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Pakistani-American artist Anila Quayyum Agha recently won the Cincinnati Art Museum’s coveted Schiele Prize. Learn about this up-and-coming artist and how you can see her light-based installation now on view.


Anila Quayyum Agha (b. 1965), All the Flowers Are for Me (Red), laser-cut lacquered steel and lightbulb, 60x60x60 in, Alice Bimel Endowment for Asian Art, 2017.7

Pakistani-American artist Anila Quayyum Agha has been named the recipient of Cincinnati Art Museum’s 2017 Schiele Prize. This prize honors the legacy of Marjorie Schiele, a Cincinnati artist whose generous bequest of the Hanke-Schiele Fund makes this award possible.

Agha’s All the Flowers are for Me (Red) is the first purchase with the museum’s new Alice Bimel Endowment for Asian Art.

The museum’s recent acquisition is a five-foot laser-cut steel cube displayed suspended from the ceiling and lit from within. Light emanates from the red lacquered cube, enveloping the gallery in intricate shadows that ripple and change as visitors move through the space.

Inspired by Islamic architectural forms, the geometric and floral patterns cast upon the walls, floor and ceiling create an immersive experience.

“Anila Quayyum Agha’s artworks create interactive environments imbued with beauty and textured meaning. Her works are both contemplative and exhilarating to behold,” said Ainsley Cameron, Cincinnati Art Museum’s new Curator of South Asian Art, Islamic Art & Antiquities. “All the Flowers are for Me (Red) reflects the museum’s mission to support our community by inviting all people to come together and participate in this shared gallery experience.”

Cameron Kitchin, the Cincinnati Art Museum Louis and Louise Dieterle Nippert Director, said: “We are honored to present Anila Agha the Schiele Prize for her dedication to creating culturally-relevant, conversation-starting art. The Hanke-Schiele Fund has allowed us to give special recognition to one of the most captivating working artists today. In addition, through the generosity of the Bimel family, we have the privilege of adding this visually stunning work to our permanent collection and displaying it for the entire community to view.”

Agha’s light-based installations have been exhibited nationally and internationally in more than 20 solo shows and 50 group shows. She currently resides and works out of Indianapolis.

Born in Pakistan in 1965, Agha moved to the United States in 1999 and, in 2004, completed her MFA in fiber arts at the University of North Texas. In 2008, she moved to Indianapolis to take up a professorship at the Herron School of Art & Design/ IUPUI.

Agha began experimenting with large-scale installation works in 2010, and in 2012 received a New Frontiers Research and Travel Grant from Indiana University. Her travels inspired a profound shift in her artistic practice. In 2013, Agha created Intersections—her first laser-cut steel work—to explore the design of the Alhambra Palace through abstraction and transmitted light. Intersections was awarded the Public Vote Grand Prize and split the Juried Grand Prize at the 2014 ArtPrize competition in Grand Rapids, MI.

The exhibition is free to the public from June 17–October 15. Photography is encouraged. On social media use #anilaincincy #anilaquayyumagha.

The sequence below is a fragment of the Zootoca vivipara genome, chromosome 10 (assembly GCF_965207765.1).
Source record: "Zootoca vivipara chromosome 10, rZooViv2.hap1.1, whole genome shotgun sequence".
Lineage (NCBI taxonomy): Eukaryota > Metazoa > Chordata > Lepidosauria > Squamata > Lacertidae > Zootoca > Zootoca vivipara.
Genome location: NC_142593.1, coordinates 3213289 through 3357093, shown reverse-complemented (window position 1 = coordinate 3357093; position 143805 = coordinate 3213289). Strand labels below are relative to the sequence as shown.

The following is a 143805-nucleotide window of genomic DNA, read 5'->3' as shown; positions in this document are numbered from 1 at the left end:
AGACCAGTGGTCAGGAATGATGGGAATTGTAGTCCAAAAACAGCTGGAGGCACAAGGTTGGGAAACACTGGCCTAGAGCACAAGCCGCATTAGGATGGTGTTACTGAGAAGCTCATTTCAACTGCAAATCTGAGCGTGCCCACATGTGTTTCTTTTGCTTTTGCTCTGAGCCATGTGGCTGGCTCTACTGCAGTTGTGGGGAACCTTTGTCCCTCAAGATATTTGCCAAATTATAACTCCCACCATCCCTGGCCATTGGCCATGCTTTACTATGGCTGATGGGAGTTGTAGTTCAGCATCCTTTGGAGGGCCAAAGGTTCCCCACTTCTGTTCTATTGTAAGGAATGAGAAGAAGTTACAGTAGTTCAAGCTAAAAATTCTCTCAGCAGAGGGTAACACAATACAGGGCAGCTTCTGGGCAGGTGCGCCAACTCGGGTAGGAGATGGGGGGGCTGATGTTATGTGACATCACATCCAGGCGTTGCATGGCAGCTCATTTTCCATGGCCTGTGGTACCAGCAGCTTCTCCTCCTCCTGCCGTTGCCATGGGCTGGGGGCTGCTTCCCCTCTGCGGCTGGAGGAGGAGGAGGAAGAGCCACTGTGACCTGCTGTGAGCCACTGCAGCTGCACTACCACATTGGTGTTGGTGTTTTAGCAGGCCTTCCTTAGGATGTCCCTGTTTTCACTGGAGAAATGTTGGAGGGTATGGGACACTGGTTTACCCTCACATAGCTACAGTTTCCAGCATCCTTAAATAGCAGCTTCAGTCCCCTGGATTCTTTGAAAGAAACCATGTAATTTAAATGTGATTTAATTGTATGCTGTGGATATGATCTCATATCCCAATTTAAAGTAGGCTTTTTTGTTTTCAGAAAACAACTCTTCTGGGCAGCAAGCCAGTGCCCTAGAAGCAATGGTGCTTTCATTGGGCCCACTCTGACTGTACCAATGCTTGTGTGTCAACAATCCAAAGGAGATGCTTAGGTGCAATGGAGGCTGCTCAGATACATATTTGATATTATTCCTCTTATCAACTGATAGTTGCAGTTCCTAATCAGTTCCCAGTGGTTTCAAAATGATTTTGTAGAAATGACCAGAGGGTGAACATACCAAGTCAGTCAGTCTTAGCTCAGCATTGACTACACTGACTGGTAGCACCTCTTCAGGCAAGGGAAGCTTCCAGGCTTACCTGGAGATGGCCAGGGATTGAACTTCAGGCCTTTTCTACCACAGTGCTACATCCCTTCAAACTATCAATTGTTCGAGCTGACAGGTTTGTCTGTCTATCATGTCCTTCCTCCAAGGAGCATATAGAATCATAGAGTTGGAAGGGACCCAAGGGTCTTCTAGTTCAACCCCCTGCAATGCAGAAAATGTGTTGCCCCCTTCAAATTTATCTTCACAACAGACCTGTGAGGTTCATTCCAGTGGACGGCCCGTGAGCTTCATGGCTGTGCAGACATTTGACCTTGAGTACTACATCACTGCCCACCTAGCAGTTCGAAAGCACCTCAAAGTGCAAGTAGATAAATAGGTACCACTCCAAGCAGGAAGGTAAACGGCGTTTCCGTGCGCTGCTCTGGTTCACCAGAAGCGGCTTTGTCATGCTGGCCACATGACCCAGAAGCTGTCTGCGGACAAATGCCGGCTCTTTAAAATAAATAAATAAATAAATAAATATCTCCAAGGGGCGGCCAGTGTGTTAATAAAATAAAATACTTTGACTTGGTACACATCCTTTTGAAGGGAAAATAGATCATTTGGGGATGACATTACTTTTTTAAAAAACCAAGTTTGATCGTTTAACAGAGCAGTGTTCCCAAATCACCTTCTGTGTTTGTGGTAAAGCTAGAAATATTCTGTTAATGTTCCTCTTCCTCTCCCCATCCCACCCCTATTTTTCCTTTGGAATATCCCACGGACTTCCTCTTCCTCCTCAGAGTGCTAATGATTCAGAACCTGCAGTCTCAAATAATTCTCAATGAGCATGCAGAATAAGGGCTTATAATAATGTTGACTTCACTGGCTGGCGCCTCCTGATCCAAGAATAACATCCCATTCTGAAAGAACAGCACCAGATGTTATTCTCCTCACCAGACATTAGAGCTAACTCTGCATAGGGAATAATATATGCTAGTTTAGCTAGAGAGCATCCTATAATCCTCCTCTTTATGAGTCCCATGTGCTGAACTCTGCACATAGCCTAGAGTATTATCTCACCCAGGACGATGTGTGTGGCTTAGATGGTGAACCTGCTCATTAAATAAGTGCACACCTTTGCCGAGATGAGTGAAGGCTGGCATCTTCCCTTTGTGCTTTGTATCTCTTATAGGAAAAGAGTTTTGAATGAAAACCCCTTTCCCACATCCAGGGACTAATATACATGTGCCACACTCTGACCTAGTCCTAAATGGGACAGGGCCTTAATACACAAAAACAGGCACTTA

The museum will celebrate the exhibition’s final days during Cincinnati’s BLINK celebration, an experience of light, street art, murals and live performance spread across 20 blocks of downtown Cincinnati from the Banks to Findlay Market, October 12–15.

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Put on your petticoat, polish your handlebar mustache and get ready to travel back to the 1890s! Our art guru gives us the inside scoop on this Friday’s fun event.


Celebrate Art After Dark: Cin City as the Cincinnati Art Museum celebrates the “naughty nineties.”

Experience the sights, sounds and tastes that exemplify the Queen City in the “naughty nineties” at the Cincinnati Art Museum’s Art After Dark: Cin City, a FREE evening event on Friday, May 26, 5–9 p.m.

Cin City will feature live music from The Hot Magnolias, dance performances from Pones, food for purchase from Graeter’s Ice Cream, The Chili Hut and Terrace Café, specialty cocktails for purchase (guests 21+), and after-hours access to the museum’s permanent collection and special exhibitions including:

Powerful film installation More Sweetly Play the Dance by contemporary South African artist William Kentridge.

Celebrated exhibition Tiffany Glass: Painting with Color & Light with Tiffany windows and lamps that highlight the contributions of Tiffany Studio artists.

Join local author, historian and blogger Greg Hand (former University of Cincinnati Associate Vice President for Public Relations) for Cincinnati in the “Naughty Nineties,” featuring a narrated visual exploration of a decade when Cincinnati really was “Cin City” at 6 p.m. and 8 p.m. in the Fath Auditorium. These free lectures look at Cincinnati’s somewhat-seedy past thanks to Cincinnati Magazine (celebrating their 50th anniversary). The magazine’s May issue takes a look at modern-day Cincinnati After Dark.

Art After Dark is a family-friendly event featuring FREE admission and parking. To learn more, visit Art After Dark is presented by PNC. Additional sponsors include CFM, WVXU and CityBeat.


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Our art guru explains how a local lady and her contributions to the arts inspired the Cincinnati Art Museum to honor her in a special way. Read on for more.


Alice Weston was awarded with the 2017 Cincinnati Art Award by the Cincinnati Art Museum.

Alice Weston received Cincinnati Art Museum’s 2017 Cincinnati Art Award for her lifetime contribution to the arts in Cincinnati and beyond. The museum honored Weston at its annual Director’s Circle Dinner on April 26.